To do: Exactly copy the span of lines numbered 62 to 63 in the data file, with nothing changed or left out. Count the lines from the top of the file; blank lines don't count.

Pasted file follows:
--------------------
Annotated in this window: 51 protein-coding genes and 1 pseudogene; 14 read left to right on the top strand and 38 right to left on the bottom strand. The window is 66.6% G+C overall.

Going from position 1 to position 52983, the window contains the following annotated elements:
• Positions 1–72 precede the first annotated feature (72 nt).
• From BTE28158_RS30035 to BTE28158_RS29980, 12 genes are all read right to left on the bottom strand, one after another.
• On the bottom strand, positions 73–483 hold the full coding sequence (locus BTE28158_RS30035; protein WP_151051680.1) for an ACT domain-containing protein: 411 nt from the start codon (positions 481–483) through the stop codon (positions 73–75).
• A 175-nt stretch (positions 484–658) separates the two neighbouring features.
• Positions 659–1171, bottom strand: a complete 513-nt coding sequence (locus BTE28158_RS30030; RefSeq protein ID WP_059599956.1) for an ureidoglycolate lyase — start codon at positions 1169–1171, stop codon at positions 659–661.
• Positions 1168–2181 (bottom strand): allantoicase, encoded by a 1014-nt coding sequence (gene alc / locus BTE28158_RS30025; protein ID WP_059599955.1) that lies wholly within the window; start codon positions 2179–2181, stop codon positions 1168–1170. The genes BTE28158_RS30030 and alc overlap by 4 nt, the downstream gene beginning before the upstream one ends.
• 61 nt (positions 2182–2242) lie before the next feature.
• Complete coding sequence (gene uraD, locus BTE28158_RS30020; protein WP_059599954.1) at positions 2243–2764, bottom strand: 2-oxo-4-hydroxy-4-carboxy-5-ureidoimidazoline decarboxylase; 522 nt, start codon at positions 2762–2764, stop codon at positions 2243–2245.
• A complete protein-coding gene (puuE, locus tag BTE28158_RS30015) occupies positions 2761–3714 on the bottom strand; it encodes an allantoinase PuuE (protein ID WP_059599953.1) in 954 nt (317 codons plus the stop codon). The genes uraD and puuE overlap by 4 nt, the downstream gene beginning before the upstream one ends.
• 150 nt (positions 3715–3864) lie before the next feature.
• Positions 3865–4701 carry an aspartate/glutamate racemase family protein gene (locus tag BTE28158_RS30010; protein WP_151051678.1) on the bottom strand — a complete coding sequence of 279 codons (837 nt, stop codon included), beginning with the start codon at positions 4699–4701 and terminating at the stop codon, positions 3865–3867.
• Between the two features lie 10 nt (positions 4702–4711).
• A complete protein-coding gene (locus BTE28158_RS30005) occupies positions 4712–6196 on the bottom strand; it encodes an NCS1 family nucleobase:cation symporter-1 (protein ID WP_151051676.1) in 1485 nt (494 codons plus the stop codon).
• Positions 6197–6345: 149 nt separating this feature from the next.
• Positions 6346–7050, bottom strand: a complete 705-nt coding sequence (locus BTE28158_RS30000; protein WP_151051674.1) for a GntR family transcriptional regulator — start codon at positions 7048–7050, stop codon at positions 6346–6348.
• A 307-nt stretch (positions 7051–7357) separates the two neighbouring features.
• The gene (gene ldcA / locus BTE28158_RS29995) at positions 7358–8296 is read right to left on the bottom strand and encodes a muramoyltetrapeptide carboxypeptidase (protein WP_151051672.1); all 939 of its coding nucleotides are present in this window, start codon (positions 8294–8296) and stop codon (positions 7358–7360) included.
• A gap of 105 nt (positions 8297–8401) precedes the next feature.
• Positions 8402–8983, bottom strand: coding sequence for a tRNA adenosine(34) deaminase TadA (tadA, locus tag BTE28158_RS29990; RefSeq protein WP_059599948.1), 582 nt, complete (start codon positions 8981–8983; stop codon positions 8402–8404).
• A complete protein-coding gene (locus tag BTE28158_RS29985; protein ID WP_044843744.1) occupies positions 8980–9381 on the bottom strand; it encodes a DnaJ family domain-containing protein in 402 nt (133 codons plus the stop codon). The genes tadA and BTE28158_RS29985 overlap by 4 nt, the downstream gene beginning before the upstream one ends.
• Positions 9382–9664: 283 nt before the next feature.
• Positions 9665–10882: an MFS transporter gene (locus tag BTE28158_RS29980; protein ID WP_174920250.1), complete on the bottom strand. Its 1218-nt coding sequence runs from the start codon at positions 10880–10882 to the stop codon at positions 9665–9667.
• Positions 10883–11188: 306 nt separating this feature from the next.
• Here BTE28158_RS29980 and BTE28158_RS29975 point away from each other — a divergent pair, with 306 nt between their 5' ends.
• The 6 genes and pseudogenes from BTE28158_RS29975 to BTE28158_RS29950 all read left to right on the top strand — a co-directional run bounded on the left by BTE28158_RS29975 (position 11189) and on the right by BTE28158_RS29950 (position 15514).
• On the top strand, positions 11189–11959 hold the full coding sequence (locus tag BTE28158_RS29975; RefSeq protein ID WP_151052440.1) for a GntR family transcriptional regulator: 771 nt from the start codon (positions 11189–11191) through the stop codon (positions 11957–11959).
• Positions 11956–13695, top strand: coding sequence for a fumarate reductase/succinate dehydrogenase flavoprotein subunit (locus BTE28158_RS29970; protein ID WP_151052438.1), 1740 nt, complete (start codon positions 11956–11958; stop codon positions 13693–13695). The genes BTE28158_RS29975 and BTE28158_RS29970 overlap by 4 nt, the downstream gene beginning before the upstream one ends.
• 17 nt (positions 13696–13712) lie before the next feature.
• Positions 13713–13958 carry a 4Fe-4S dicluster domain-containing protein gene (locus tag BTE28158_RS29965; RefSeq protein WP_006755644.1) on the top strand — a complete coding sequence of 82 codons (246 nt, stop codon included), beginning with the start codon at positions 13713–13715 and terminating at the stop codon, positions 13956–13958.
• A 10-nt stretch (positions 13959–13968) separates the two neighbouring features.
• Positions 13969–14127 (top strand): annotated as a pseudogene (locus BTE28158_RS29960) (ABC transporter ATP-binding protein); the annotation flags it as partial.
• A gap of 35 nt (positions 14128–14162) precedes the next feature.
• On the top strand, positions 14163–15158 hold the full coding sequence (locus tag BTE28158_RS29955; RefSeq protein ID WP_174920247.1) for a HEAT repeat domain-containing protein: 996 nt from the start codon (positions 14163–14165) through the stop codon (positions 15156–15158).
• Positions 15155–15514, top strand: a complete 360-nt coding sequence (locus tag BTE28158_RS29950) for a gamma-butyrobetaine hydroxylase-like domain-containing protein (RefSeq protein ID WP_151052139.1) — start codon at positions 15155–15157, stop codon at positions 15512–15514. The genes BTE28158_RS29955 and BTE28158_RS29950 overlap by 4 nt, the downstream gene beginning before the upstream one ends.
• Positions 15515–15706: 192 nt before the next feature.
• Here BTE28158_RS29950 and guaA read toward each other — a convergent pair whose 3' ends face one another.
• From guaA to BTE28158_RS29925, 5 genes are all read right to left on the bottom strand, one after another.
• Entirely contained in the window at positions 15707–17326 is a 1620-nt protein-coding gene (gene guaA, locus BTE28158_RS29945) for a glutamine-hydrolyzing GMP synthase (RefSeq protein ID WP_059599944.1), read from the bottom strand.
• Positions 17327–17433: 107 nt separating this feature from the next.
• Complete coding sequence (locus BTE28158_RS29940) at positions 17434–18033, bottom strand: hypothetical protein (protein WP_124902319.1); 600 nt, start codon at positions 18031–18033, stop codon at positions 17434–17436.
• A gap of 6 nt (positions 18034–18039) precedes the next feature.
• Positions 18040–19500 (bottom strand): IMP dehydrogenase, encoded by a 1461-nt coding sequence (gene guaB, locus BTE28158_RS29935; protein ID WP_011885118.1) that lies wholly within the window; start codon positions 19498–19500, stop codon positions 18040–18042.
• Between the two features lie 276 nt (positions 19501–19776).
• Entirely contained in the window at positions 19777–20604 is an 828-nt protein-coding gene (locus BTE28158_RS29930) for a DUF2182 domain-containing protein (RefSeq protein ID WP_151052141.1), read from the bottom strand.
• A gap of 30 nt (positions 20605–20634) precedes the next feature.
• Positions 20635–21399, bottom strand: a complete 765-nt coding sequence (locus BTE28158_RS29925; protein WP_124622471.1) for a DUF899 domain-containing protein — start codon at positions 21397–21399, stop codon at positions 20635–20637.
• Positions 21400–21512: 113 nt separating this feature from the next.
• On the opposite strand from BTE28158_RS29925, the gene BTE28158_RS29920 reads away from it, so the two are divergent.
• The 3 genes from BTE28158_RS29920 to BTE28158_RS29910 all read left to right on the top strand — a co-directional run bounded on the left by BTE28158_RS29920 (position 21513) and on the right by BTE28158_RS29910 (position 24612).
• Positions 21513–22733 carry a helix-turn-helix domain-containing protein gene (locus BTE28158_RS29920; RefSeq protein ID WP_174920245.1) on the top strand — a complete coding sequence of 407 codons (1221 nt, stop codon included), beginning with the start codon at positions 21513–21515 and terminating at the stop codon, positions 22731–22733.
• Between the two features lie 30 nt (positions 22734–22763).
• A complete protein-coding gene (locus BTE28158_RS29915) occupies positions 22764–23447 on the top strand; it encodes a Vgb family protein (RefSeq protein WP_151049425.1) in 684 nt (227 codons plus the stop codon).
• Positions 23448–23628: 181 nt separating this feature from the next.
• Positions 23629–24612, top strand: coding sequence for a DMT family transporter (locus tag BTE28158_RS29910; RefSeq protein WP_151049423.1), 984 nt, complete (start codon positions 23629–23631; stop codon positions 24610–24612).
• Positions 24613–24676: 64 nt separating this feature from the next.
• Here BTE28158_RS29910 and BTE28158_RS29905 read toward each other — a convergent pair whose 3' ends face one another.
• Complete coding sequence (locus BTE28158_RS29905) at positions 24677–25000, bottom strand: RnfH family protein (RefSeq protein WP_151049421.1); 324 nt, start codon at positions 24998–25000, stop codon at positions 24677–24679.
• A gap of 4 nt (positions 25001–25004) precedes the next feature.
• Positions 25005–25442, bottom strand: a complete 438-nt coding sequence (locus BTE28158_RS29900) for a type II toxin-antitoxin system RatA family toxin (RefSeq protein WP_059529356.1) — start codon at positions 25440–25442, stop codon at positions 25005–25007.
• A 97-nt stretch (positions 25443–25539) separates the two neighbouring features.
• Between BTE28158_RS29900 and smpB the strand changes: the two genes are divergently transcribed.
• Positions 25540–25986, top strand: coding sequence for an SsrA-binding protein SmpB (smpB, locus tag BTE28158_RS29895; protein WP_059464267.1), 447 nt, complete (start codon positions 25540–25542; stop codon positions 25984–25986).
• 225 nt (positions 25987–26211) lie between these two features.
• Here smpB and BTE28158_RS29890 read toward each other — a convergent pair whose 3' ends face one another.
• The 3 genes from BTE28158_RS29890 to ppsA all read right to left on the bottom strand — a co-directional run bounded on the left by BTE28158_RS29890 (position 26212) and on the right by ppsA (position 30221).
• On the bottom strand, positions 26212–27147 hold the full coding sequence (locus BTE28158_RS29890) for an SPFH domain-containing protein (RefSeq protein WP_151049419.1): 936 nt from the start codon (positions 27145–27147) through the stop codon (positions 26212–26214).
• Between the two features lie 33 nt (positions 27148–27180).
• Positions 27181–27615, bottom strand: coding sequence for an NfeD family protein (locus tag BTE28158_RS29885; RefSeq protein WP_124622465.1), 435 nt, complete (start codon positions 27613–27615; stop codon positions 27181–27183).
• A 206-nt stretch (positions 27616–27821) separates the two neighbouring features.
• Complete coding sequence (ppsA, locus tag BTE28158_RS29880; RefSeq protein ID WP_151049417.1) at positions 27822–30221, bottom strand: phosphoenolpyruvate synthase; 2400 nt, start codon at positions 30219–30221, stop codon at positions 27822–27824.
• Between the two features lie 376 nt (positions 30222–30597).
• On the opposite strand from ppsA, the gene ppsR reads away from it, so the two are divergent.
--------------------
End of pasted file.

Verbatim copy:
• A 97-nt stretch (positions 25443–25539) separates the two neighbouring features.
• Between BTE28158_RS29900 and smpB the strand changes: the two genes are divergently transcribed.